response: Nov./Dec. 2021

A Legacy of Love

United Methodist Women emergency grants and historic endowments 
aid partners in India during the worst of times for COVID-19.

A Legacy of Love
Mrs. Papathi receives an emergency aid packet from G. Manamohan, president of Pasumai Ulagam, at the organization’s office in Erode, India.

In the late spring and early summer of 2021, as more highly contagious variants of COVID-19 took hold around the world, the toll appeared to be highest in India, where total deaths numbered 4,000 daily. The number of positive cases? Exceeding 20 million. Officials, in fact, say these numbers are underreported. 

The reasons for India’s devastation by COVID-19 are as varied as this vast country. Many United Methodist Women partners attribute the public health emergency to the loosening of adherence to public health measures, the low rates of inoculations, the exportation of too large a number of vaccines, the virulence of the delta variant (first detected in India) and the government’s drive to only provide for citizens with documentation. All factors combined to marginalize migrants and rural communities, and, as in any health emergency, leave the women and children most vulnerable.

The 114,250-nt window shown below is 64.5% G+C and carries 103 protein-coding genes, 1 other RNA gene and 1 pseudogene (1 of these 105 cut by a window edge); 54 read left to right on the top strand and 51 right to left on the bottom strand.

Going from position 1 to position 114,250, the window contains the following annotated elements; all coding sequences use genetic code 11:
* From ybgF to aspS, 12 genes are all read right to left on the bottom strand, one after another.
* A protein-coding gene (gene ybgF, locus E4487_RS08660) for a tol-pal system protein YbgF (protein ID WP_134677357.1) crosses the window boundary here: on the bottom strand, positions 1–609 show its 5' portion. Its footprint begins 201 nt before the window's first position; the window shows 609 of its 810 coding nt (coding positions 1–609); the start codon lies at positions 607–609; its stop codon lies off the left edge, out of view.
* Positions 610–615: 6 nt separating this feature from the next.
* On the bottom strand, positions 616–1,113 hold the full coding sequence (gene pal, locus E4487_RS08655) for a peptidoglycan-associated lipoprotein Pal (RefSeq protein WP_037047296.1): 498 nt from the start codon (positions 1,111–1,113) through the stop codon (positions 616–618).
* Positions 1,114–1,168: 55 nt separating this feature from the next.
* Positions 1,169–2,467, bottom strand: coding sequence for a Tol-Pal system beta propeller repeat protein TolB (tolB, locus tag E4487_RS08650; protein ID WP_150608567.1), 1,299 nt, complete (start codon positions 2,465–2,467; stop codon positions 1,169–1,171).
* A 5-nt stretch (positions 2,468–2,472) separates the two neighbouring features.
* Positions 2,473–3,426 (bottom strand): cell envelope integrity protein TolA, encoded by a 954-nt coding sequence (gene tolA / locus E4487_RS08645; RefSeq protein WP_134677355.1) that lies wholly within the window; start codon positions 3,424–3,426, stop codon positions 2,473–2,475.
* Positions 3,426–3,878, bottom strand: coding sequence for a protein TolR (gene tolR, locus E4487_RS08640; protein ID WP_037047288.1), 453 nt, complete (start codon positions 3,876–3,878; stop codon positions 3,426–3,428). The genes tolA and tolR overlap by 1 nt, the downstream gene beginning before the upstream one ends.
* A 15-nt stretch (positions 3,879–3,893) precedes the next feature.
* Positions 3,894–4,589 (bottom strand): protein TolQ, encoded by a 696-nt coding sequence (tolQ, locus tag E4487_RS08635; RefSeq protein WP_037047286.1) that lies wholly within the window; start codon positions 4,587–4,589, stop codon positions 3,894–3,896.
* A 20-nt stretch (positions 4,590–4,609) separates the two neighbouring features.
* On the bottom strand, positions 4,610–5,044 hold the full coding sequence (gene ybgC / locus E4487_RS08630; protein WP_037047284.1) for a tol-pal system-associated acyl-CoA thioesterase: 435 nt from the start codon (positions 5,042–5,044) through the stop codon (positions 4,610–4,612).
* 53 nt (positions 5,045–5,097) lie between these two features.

United Methodist Women quickly partnered with many long-term community, hospital and educational centers in India, stepping up their efforts to fill the gaps. By supporting women and children in underserved communities until India bent and flattened the curve of new cases, United Methodist Women used Mission Giving resources and long-standing endowments to answer the need. In so doing, the worldwide community began to witness a lessening of these global health crises.

Legacy of love

Educator Isabella Thoburn and Doctor Clara Swain were the first missionaries sent into the world by the Woman’s Foreign Missionary Society of the Methodist Episcopal Church. In a March 1886 issue of The Heathen Woman’s Friend, the magazine that would eventually become response, Thoburn wrote, “The need of India today is leadership from among her own people. … Part of our work as missionaries is to educate and train the character that can lead, and it is to accomplish this that we formed our first woman’s college in the Eastern world.”

Thoburn traveled to India 152 years ago. Her mission was to empower women through education, and her traveling companion Swain’s mission was to establish health clinics. The two began a connection between the United States and India that continues to this day. 

Begun in 1870, Thoburn’s one-room schoolhouse with six girls in the Lucknow bazaar developed into a boarding school, then a high school and eventually Lucknow Woman’s College. The giving that supported the women missionaries in 1869 is the same giving that provides emergency relief and emboldens women leaders in 2021.